Poilievre announces budget date

The federal budget will be tabled before the end of the year, the parliamentary secretary to Prime Minister Stephen Harper told CBC News.

“In just over 30 days [Finance Minister Jim Flaherty] has got a budget that will come out that will include yet more [economic] stimulus,” Poilievre, said Saturday. By my reckoning, that means we're ready for a budget just after Christmas but before New Year's. That, of course, would be the plain, everyday meaning of “just over 30 days) from Nov. 29.

Of course, if the finance minister plans to table his budget in the House of Commons, some extraordinary measures will be required for MPs last week agreed that the first sitting day of the new year would be Jan. 26 and that is certainly not, as Poilievre said, “just over 30 days” away. That would be “just over 60 days away”. Budgets are normally delivered in mid-February which would be, as I write this “just over 90 days” away.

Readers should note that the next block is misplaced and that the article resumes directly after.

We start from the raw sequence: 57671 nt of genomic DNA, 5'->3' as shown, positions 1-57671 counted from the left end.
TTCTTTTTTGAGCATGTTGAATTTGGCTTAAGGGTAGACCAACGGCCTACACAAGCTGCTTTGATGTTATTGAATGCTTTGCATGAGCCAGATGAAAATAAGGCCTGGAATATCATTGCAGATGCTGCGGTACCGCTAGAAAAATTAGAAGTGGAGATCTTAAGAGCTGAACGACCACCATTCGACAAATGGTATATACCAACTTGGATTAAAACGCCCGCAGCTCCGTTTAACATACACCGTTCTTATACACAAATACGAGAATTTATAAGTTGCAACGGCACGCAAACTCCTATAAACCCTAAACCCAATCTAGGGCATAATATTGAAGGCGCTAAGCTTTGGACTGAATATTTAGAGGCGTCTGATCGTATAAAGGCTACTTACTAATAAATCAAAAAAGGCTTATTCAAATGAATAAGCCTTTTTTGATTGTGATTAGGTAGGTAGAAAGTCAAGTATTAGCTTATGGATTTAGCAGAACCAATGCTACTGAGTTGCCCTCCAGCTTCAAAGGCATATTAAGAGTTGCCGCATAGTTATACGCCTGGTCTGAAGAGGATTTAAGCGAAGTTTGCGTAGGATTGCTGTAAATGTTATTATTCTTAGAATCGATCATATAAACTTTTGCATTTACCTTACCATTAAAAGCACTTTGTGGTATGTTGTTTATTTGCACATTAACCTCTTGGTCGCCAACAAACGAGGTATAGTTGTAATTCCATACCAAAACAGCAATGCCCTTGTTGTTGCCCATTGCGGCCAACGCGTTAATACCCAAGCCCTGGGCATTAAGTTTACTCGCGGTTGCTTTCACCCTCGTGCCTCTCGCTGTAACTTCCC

The date of the budget, all politicians may find it hard to believe, is something that many Canadians are interested in because they are looking to Ottawa for little help in these nervous economic times. I personally know people who lost their job last week and have other friends who were laid off last month. Those folks were counting on the PM when he told reporters in Peru last week that he stood ready with “unprecedented fiscal action.” A week later, his finance minister promised no new initiatives and, in fact, cut spending. To the newly jobless, a budget “just over 30 days” away is about 30 days too late.

Coalition talk: In their own words

Like a lot of reporters, I spent a lot of time hanging around the foyer of the House of Commons Friday talking to politicians from all sides about the possibility of Stephen Harper losing the keys to 24 Sussex over his ecnomic and fiscal statement. At the end of a long day of political gossip, the prime minister himself came down to the foyer, made a short statement but, unlike just about every other politician that came into the foyer that day, refused to answer any questions from the 40 or so reporters gathered about. Here are some excerpts from some of the things we heard in the foyer Friday from those who would speak on the record. We have, below, Liberals John McCallum and Scott Brison, NDPers Paul Dewar and Tom Mulcair, and finally, the prime minister: